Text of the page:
Today, a three-judge panel of the D.C. Circuit Court of Appeals adopted the Bush/Obama position, holding that even detainees abducted outside of Afghanistan and then shipped to Bagram have no right to contest the legitimacy of their detention in a U.S. federal court
Archive for War and Peace
A federal judge on Wednesday said the George W. Bush administration illegally eavesdropped on the telephone conversations of two American lawyers who represented a now-defunct Saudi charity.
Boo. Also, Yah.
Senate Joins House in Caving to White House Immunity Demands | Electronic Frontier Foundation
“We thank those senators who courageously opposed telecom immunity and vow to them, and to the American people, that the fight for accountability over the president’s illegal surveillance is not over,” said EFF Senior Staff Attorney Kurt Opsahl. “Even though Congress has failed to protect the privacy of Americans and uphold the rule of law, we will not abandon our defense of liberty. We will fight this unconstitutional grant of immunity in the courtroom and in the Congress, requesting repeal of the immunity in the next session, while seeking justice from the Judiciary. Nor can the lawless officials who approved this massive violation of Americans’ rights rest easy, for we will file a new suit against the government and challenge warrantless wiretapping, past, present and future.”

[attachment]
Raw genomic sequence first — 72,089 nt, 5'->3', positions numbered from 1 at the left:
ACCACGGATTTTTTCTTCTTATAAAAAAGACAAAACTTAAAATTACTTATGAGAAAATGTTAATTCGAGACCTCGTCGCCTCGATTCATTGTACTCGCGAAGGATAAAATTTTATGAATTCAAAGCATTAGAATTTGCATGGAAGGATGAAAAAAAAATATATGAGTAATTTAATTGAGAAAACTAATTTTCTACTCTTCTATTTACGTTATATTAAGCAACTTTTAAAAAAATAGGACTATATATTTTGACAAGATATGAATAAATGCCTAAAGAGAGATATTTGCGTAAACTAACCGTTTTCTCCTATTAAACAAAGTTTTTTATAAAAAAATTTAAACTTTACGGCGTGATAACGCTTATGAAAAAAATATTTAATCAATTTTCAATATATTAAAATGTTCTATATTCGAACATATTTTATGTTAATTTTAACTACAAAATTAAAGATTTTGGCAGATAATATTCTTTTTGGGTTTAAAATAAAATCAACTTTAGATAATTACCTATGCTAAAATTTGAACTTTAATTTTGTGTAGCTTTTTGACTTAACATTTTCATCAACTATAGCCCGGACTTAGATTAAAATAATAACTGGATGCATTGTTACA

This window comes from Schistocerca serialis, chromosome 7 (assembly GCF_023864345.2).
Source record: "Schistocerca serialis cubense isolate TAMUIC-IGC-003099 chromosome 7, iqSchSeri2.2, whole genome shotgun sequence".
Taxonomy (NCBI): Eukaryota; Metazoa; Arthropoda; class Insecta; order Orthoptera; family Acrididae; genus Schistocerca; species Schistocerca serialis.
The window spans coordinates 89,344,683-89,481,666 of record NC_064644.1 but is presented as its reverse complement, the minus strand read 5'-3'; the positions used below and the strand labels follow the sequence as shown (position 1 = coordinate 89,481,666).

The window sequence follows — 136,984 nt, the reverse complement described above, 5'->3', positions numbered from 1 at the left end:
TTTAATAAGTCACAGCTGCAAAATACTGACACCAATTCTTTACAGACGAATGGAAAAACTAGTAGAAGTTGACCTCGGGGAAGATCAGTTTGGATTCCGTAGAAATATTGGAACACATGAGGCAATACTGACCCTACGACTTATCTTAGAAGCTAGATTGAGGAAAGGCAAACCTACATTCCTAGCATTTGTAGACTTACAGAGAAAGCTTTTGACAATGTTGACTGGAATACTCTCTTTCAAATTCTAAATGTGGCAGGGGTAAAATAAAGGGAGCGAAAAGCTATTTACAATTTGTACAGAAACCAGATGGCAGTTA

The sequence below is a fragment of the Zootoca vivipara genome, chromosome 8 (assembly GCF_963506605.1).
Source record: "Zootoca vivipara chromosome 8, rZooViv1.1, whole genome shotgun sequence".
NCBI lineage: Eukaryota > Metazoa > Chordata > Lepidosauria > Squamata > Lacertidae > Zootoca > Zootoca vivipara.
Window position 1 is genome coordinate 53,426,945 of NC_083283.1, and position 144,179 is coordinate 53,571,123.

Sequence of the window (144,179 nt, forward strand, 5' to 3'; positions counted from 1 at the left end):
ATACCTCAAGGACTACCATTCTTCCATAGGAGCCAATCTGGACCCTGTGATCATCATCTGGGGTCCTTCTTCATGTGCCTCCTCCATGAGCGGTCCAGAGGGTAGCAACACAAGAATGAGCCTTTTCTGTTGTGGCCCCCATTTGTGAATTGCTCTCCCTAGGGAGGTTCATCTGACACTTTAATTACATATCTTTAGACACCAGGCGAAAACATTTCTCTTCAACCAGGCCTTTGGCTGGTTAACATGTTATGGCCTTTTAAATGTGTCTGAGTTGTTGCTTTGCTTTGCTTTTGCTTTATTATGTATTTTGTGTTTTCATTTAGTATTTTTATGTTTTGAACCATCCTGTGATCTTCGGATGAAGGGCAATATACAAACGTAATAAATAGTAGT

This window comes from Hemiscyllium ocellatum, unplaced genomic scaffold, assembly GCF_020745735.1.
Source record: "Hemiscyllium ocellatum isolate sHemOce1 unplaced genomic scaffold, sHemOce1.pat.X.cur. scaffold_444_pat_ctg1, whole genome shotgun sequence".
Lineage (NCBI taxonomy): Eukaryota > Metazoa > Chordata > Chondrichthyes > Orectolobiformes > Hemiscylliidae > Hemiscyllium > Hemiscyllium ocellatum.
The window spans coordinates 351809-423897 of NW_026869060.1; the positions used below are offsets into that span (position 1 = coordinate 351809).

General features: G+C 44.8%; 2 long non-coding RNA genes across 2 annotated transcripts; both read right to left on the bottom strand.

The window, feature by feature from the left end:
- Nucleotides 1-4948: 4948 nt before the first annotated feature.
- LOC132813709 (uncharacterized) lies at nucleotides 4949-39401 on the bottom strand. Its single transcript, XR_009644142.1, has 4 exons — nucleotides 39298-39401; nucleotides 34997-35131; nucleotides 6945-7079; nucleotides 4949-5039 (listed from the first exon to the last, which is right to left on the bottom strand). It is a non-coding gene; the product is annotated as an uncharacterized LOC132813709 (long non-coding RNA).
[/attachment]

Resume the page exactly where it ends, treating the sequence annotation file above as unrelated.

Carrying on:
Here’s hoping that the EFF and ACLU can smack some sense into enough judges to get this tragedy of a law thrown out.
Prisoners in U.S. hands have been battered, even killed, in flat-out violation of the Convention against Torture and Other Cruel, Inhuman or Degrading Treatment or Punishment. The U.S. is a party to the convention. The evidence of mistreatment is overwhelming, and it comes not just from detainees but from Red Cross and FBI eyewitneses.
Just in case you had forgotten.
When asked about the list, U.S. Ambassador David Wilkins was indignant. “We ought to be removed … I just think it’s absurd … and quite offensive.”
Land of the free.
“After 19 months of imprisonment and torment at the hands of the CIA, the agency released him [in Yemen] with no explanation, just as he had been imprisoned in the first place. He faced no terrorism charges. He was given no lawyer. He saw no judge. He was simply released, his life shattered.”